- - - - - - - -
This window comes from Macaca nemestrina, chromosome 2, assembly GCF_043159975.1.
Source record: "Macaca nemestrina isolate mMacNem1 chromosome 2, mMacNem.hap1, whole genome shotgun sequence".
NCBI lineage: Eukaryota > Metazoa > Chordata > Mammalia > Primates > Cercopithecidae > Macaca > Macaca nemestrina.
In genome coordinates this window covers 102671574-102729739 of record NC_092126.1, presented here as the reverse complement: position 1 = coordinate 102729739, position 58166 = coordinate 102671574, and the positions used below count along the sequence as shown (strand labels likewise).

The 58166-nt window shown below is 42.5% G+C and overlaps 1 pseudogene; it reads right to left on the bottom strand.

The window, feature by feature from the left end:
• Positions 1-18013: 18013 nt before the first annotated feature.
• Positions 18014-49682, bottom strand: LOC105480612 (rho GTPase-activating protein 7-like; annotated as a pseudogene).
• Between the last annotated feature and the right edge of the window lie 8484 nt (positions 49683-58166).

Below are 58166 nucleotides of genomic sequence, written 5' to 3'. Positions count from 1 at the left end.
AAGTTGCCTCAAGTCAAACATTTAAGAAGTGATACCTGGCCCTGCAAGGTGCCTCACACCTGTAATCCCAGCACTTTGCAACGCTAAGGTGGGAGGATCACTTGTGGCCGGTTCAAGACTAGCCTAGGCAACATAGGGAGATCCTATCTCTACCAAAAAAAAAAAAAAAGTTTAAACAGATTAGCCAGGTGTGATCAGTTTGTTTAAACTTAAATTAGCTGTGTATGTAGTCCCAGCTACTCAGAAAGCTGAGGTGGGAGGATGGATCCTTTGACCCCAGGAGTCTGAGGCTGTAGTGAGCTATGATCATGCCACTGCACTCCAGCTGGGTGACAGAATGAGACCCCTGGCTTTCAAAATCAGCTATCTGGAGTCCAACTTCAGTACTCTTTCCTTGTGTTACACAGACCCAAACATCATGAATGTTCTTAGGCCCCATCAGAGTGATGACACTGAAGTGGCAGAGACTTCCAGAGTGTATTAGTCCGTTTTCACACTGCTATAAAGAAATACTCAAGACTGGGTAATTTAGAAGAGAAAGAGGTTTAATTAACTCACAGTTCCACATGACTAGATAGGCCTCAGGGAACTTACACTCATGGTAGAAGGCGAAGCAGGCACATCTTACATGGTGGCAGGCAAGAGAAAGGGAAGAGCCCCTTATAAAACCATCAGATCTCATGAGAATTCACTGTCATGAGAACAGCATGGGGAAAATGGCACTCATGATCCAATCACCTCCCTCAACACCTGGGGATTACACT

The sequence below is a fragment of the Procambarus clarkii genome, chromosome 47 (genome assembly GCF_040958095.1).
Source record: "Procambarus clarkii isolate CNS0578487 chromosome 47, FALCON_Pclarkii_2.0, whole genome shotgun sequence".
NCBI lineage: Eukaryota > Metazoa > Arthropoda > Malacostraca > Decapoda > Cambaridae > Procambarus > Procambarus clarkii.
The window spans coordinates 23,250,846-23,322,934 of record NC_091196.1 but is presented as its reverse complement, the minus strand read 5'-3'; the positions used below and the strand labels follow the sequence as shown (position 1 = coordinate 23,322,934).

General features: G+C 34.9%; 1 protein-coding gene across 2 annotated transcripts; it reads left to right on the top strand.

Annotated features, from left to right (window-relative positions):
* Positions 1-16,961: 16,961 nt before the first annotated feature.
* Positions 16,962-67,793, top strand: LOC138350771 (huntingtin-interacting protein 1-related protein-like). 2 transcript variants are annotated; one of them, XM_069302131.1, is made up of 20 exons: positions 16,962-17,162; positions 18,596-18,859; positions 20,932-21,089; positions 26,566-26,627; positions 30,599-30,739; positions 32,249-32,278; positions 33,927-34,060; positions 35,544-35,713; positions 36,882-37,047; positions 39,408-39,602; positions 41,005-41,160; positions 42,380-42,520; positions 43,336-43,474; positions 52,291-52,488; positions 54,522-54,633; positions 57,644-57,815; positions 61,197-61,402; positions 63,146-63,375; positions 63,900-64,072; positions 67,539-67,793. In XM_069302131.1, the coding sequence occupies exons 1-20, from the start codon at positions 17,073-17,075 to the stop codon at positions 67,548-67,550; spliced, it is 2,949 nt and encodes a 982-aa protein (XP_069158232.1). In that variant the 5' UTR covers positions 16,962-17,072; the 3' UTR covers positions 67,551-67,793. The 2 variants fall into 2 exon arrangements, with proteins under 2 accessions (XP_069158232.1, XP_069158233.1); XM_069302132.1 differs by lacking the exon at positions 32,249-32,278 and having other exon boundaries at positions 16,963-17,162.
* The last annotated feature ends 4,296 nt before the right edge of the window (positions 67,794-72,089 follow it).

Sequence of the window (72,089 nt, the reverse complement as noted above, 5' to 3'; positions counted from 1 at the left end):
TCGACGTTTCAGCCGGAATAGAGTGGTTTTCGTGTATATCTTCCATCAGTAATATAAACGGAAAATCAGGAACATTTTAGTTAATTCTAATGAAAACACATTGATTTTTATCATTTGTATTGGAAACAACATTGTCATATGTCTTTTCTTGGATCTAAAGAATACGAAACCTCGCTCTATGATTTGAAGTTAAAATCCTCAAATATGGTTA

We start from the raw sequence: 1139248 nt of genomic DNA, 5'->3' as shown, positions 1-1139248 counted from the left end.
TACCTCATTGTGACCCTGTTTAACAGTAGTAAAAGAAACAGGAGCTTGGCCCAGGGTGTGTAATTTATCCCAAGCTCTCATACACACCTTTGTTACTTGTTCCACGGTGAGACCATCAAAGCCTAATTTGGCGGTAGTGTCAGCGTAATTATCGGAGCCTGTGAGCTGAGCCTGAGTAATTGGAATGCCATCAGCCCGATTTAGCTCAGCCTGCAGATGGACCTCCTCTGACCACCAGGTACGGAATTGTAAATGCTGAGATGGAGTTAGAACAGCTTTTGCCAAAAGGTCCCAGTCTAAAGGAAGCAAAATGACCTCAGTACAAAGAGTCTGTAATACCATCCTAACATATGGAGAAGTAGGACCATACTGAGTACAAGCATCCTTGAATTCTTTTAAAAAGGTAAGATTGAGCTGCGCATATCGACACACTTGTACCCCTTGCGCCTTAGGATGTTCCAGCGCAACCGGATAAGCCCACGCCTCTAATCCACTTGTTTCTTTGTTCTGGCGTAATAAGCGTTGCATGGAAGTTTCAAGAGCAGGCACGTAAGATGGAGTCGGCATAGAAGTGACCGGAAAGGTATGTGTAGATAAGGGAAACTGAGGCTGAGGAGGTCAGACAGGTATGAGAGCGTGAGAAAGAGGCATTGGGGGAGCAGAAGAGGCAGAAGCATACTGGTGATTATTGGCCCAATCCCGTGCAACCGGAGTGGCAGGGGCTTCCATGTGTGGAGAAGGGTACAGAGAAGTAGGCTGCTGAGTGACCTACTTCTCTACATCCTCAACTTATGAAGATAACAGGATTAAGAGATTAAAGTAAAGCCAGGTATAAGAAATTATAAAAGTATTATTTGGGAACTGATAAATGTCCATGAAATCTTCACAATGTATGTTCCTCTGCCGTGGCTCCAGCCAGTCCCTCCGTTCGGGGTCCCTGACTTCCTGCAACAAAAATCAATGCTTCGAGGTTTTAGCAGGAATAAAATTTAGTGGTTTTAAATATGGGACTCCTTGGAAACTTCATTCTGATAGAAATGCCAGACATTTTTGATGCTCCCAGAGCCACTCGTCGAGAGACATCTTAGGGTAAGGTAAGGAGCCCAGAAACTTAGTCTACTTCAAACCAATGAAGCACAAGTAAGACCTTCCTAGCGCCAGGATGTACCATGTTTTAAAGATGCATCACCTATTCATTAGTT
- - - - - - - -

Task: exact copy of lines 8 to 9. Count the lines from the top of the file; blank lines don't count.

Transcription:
• Positions 18014-49682, bottom strand: LOC105480612 (rho GTPase-activating protein 7-like; annotated as a pseudogene).
• Between the last annotated feature and the right edge of the window lie 8484 nt (positions 49683-58166).